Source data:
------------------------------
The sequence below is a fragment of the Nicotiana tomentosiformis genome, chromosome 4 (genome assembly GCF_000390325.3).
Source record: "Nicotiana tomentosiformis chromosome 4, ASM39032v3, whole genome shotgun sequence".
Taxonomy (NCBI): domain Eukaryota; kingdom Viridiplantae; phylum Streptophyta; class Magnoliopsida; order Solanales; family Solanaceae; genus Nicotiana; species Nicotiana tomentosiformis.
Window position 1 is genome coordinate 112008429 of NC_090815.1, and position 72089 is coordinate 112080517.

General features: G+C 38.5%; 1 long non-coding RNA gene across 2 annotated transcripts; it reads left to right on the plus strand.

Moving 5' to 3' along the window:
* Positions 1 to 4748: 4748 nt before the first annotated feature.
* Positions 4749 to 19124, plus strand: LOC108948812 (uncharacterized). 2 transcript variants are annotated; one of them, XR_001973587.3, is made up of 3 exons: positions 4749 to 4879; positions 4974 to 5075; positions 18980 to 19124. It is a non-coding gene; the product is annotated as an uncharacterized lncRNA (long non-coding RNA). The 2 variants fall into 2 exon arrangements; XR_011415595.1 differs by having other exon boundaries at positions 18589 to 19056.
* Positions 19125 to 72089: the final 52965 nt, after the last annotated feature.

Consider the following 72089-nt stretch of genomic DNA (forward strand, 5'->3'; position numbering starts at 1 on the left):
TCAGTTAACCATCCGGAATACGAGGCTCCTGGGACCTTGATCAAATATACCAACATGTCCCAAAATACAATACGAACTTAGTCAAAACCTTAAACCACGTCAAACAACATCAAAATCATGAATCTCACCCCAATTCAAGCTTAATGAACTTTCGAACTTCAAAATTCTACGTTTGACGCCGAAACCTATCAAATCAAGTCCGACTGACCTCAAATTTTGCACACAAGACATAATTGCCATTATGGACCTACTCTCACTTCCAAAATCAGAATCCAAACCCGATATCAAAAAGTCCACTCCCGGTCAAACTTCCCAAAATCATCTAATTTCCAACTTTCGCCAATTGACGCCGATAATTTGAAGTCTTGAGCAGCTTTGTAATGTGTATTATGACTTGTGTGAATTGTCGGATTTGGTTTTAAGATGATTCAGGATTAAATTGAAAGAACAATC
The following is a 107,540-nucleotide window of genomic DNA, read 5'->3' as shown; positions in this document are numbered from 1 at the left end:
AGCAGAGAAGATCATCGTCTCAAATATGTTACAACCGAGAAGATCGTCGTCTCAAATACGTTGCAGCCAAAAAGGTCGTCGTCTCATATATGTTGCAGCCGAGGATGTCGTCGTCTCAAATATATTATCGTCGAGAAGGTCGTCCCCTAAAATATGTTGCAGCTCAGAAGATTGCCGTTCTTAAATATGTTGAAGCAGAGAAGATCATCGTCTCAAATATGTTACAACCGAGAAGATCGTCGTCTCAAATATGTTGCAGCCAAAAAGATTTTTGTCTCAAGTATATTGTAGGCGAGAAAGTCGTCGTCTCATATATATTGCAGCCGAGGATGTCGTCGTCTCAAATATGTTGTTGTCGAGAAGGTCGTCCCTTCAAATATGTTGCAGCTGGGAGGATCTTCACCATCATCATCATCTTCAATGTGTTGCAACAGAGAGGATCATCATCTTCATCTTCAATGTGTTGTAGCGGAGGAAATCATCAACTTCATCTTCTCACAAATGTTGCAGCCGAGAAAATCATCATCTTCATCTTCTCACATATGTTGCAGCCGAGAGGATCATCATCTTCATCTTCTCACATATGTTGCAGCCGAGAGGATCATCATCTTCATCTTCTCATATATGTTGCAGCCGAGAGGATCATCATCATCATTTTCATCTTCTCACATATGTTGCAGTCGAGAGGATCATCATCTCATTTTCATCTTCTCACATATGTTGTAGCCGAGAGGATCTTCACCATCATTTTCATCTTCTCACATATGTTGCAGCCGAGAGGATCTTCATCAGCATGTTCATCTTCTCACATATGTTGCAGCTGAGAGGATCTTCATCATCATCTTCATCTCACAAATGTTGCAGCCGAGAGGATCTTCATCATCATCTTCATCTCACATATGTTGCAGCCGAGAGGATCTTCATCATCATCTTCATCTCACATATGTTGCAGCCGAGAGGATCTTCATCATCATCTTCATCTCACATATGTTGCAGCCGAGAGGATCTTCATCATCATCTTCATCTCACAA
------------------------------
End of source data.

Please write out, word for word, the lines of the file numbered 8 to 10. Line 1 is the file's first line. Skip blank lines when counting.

* Positions 4749 to 19124, plus strand: LOC108948812 (uncharacterized). 2 transcript variants are annotated; one of them, XR_001973587.3, is made up of 3 exons: positions 4749 to 4879; positions 4974 to 5075; positions 18980 to 19124. It is a non-coding gene; the product is annotated as an uncharacterized lncRNA (long non-coding RNA). The 2 variants fall into 2 exon arrangements; XR_011415595.1 differs by having other exon boundaries at positions 18589 to 19056.
* Positions 19125 to 72089: the final 52965 nt, after the last annotated feature.

Consider the following 72089-nt stretch of genomic DNA (forward strand, 5'->3'; position numbering starts at 1 on the left):